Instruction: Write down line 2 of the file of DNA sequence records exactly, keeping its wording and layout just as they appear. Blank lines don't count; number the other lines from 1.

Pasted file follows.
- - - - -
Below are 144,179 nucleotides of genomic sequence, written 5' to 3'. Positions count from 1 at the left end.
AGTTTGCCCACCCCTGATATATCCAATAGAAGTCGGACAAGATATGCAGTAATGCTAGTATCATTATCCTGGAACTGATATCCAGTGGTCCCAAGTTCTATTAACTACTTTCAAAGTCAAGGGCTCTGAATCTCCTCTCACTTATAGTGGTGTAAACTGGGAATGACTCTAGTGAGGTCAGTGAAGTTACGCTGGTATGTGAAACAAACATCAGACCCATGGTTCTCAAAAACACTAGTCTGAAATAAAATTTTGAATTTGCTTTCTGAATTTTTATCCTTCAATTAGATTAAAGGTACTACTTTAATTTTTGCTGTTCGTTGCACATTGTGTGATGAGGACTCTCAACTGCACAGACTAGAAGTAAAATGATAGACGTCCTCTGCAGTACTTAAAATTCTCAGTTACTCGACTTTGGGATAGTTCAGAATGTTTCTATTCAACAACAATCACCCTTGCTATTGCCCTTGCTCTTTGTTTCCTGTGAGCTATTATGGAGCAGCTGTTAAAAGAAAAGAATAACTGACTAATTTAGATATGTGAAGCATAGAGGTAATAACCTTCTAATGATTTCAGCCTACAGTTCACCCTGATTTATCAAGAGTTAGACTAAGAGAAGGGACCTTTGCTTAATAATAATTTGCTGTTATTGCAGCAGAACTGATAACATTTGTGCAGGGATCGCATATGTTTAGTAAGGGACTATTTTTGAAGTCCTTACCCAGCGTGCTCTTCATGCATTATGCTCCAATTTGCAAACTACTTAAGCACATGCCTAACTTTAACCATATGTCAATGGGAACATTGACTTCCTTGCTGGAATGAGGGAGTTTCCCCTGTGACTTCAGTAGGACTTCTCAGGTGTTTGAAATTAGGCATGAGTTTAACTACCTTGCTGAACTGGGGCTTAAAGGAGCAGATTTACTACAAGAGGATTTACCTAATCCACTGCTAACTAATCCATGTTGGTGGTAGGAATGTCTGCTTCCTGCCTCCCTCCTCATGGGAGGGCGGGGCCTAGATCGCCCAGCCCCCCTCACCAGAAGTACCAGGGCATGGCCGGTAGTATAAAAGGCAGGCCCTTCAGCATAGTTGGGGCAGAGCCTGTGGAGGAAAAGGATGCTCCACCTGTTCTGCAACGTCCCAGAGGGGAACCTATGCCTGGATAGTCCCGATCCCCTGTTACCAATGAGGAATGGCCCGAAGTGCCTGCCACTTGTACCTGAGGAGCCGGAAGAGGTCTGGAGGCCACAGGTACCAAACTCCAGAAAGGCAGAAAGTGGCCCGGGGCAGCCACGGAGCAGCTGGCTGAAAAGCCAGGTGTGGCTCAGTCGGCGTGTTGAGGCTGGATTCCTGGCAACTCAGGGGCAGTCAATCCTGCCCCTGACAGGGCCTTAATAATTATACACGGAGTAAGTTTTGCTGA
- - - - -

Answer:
AGTTTGCCCACCCCTGATATATCCAATAGAAGTCGGACAAGATATGCAGTAATGCTAGTATCATTATCCTGGAACTGATATCCAGTGGTCCCAAGTTCTATTAACTACTTTCAAAGTCAAGGGCTCTGAATCTCCTCTCACTTATAGTGGTGTAAACTGGGAATGACTCTAGTGAGGTCAGTGAAGTTACGCTGGTATGTGAAACAAACATCAGACCCATGGTTCTCAAAAACACTAGTCTGAAATAAAATTTTGAATTTGCTTTCTGAATTTTTATCCTTCAATTAGATTAAAGGTACTACTTTAATTTTTGCTGTTCGTTGCACATTGTGTGATGAGGACTCTCAACTGCACAGACTAGAAGTAAAATGATAGACGTCCTCTGCAGTACTTAAAATTCTCAGTTACTCGACTTTGGGATAGTTCAGAATGTTTCTATTCAACAACAATCACCCTTGCTATTGCCCTTGCTCTTTGTTTCCTGTGAGCTATTATGGAGCAGCTGTTAAAAGAAAAGAATAACTGACTAATTTAGATATGTGAAGCATAGAGGTAATAACCTTCTAATGATTTCAGCCTACAGTTCACCCTGATTTATCAAGAGTTAGACTAAGAGAAGGGACCTTTGCTTAATAATAATTTGCTGTTATTGCAGCAGAACTGATAACATTTGTGCAGGGATCGCATATGTTTAGTAAGGGACTATTTTTGAAGTCCTTACCCAGCGTGCTCTTCATGCATTATGCTCCAATTTGCAAACTACTTAAGCACATGCCTAACTTTAACCATATGTCAATGGGAACATTGACTTCCTTGCTGGAATGAGGGAGTTTCCCCTGTGACTTCAGTAGGACTTCTCAGGTGTTTGAAATTAGGCATGAGTTTAACTACCTTGCTGAACTGGGGCTTAAAGGAGCAGATTTACTACAAGAGGATTTACCTAATCCACTGCTAACTAATCCATGTTGGTGGTAGGAATGTCTGCTTCCTGCCTCCCTCCTCATGGGAGGGCGGGGCCTAGATCGCCCAGCCCCCCTCACCAGAAGTACCAGGGCATGGCCGGTAGTATAAAAGGCAGGCCCTTCAGCATAGTTGGGGCAGAGCCTGTGGAGGAAAAGGATGCTCCACCTGTTCTGCAACGTCCCAGAGGGGAACCTATGCCTGGATAGTCCCGATCCCCTGTTACCAATGAGGAATGGCCCGAAGTGCCTGCCACTTGTACCTGAGGAGCCGGAAGAGGTCTGGAGGCCACAGGTACCAAACTCCAGAAAGGCAGAAAGTGGCCCGGGGCAGCCACGGAGCAGCTGGCTGAAAAGCCAGGTGTGGCTCAGTCGGCGTGTTGAGGCTGGATTCCTGGCAACTCAGGGGCAGTCAATCCTGCCCCTGACAGGGCCTTAATAATTATACACGGAGTAAGTTTTGCTGA